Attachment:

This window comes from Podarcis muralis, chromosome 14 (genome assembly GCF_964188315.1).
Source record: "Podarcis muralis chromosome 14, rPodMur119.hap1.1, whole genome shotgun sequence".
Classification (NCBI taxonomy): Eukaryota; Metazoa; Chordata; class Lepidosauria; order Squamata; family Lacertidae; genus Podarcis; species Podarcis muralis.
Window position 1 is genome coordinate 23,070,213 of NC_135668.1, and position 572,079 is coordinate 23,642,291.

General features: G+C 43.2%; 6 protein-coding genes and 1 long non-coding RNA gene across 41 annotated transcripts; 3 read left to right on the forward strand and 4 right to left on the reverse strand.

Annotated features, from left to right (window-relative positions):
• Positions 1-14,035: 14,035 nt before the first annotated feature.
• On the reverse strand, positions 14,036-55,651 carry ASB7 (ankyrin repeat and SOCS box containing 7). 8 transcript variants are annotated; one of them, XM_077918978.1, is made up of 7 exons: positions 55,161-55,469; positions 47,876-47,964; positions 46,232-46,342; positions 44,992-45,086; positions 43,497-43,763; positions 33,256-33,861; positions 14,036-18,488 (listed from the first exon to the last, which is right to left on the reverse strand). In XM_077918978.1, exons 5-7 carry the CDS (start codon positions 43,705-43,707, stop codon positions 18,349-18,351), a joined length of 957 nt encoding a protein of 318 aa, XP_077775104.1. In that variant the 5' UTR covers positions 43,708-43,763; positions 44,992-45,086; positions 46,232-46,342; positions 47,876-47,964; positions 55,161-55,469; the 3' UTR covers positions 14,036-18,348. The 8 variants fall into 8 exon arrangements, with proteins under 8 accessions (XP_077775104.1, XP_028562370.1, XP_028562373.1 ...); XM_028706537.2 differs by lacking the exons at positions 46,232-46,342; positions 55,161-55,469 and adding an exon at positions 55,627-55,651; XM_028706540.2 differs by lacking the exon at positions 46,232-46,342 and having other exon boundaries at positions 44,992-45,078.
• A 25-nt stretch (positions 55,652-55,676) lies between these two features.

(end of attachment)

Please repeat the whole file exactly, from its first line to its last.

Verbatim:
This window comes from Podarcis muralis, chromosome 14 (genome assembly GCF_964188315.1).
Source record: "Podarcis muralis chromosome 14, rPodMur119.hap1.1, whole genome shotgun sequence".
Classification (NCBI taxonomy): Eukaryota; Metazoa; Chordata; class Lepidosauria; order Squamata; family Lacertidae; genus Podarcis; species Podarcis muralis.
Window position 1 is genome coordinate 23,070,213 of NC_135668.1, and position 572,079 is coordinate 23,642,291.

General features: G+C 43.2%; 6 protein-coding genes and 1 long non-coding RNA gene across 41 annotated transcripts; 3 read left to right on the forward strand and 4 right to left on the reverse strand.

Annotated features, from left to right (window-relative positions):
• Positions 1-14,035: 14,035 nt before the first annotated feature.
• On the reverse strand, positions 14,036-55,651 carry ASB7 (ankyrin repeat and SOCS box containing 7). 8 transcript variants are annotated; one of them, XM_077918978.1, is made up of 7 exons: positions 55,161-55,469; positions 47,876-47,964; positions 46,232-46,342; positions 44,992-45,086; positions 43,497-43,763; positions 33,256-33,861; positions 14,036-18,488 (listed from the first exon to the last, which is right to left on the reverse strand). In XM_077918978.1, exons 5-7 carry the CDS (start codon positions 43,705-43,707, stop codon positions 18,349-18,351), a joined length of 957 nt encoding a protein of 318 aa, XP_077775104.1. In that variant the 5' UTR covers positions 43,708-43,763; positions 44,992-45,086; positions 46,232-46,342; positions 47,876-47,964; positions 55,161-55,469; the 3' UTR covers positions 14,036-18,348. The 8 variants fall into 8 exon arrangements, with proteins under 8 accessions (XP_077775104.1, XP_028562370.1, XP_028562373.1 ...); XM_028706537.2 differs by lacking the exons at positions 46,232-46,342; positions 55,161-55,469 and adding an exon at positions 55,627-55,651; XM_028706540.2 differs by lacking the exon at positions 46,232-46,342 and having other exon boundaries at positions 44,992-45,078.
• A 25-nt stretch (positions 55,652-55,676) lies between these two features.